The only problem I see with this book is only that most parents won't read it. We've come a little way in how we view children, but we still have a long way to go, and most parents have traditional principles of parenting too deeply ingrained to consider an approach where a child gets more autonomy, more freedom, more power in his own life. Another probable reason this book is not more popular among parents is that there is no easy fix. There isn't a list of canned responses you can make to your child to get him to act the way you want. There are no formulas. The book is about knowing your child, respecting him, communicating with him in an honest and age-appropriate way.
I see this as a book that sets aside what we've been told over the years, and lays out what we should have known instinctively, with our own common sense. It's analogous to birth, where once we begin to look at the research and use our common sense regarding procedures and interventions, we see that everything we were raised to believe about birth is wrong. I challenge parents to read this book, and spend a few weeks living by its principles, and see how the relationship with your children changes.
on January 3, 2007
I found the book very interesting, and it challenged many of my guiding premises about parenting. I had always considered myself a patient, loving Mom..But Alfie set me straight!! No, seriously..I agree with him that it is necessary to consider a child's needs, valuable to consider their feelings, and important to respect them as individuals....But, there is a lot to be said for controlling their behavior and avoiding bedlam in your home. He equates allowing children to experience natural consequenses with punishing and spanking..all tantamount to withdrawal of love..and he goes too far.
I'm glad I've read it, and would reccomend it as PART OF a parenting library...But the ideals presented are not realistic, as the author himself admits when he says that he uses consequenses when absolutly needed. I like the concept that our goal as parents should be studied, and our parenting choices should fit that goal. there is value in this book..But it's far from a "How To" raise great people kind of book..Lots of theory and condemnation of current practices..and lots to think about.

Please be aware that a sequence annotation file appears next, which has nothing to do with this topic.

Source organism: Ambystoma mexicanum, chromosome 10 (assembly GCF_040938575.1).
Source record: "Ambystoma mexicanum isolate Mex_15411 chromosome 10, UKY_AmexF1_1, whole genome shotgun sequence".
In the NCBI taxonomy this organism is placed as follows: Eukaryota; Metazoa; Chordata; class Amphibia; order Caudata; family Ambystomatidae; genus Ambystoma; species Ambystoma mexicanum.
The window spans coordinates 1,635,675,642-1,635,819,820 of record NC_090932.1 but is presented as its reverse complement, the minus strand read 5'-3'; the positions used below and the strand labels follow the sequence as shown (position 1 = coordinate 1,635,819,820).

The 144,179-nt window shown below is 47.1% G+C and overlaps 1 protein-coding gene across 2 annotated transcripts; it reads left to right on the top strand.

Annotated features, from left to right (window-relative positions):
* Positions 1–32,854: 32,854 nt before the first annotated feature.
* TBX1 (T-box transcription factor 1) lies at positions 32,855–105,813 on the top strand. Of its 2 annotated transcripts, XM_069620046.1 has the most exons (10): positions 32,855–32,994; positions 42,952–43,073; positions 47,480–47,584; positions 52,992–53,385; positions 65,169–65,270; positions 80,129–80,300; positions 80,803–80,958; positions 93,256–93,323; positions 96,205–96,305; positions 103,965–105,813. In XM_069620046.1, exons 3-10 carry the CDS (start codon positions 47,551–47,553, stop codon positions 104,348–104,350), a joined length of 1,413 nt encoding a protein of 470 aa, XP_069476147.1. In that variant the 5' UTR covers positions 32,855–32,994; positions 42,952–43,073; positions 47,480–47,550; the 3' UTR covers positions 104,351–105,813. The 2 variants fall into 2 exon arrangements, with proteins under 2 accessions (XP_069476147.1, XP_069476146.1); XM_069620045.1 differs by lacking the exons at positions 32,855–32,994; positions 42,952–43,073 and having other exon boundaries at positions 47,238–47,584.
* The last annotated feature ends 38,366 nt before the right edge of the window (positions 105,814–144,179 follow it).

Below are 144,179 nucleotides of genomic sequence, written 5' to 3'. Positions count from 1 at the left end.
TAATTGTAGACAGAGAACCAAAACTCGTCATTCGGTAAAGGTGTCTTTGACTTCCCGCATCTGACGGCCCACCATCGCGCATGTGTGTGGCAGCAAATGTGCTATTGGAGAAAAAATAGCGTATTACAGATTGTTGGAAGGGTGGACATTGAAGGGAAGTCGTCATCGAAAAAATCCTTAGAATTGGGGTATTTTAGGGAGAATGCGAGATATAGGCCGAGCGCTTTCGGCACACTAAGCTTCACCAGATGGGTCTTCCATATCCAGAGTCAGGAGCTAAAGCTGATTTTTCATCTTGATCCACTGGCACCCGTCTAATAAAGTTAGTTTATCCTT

on October 3, 2005
I was compelled to write a review for the first time on Amazon after being so shocked to see the negative reviews for this marvelous book. Alphie Kohn is the first (that I know of) to put not only himself as a parent but also the whole body of parenting advice literature in a critical light. His own humble advice is simple and logical but, at the same time, nothing less than earth-shattering. It puts the whole concept of parenting under the microscope and makes us ask ourselves whether our ideas are ethical, or even practical. I have now seen my children blossom under the respect I have been able to give them after reading this book without fear of losing my "authority." I found that my children are even more able to show me the respect I need as a mother and a person, when they are being respected themselves. This means taking their needs and feelings seriously, as seriously as we take our friend's or spouse's needs. What a simple concept, but oh so threatening to most of us who are deeply afraid of those shopping-mall tantrums and bad reports from teachers. It takes a lot of courage for parents to shut out the rest of the world, with its judgements and expectations, and relate directly with the small, but equally valuable, person that is our child. What scares so many parents is the idea of losing control, and this fear comes through in negative reviews. What a sad reflection on us as "big people" and as a civilized society, where everyone, except of course the young, have equal rights for respect, dignity and freedom.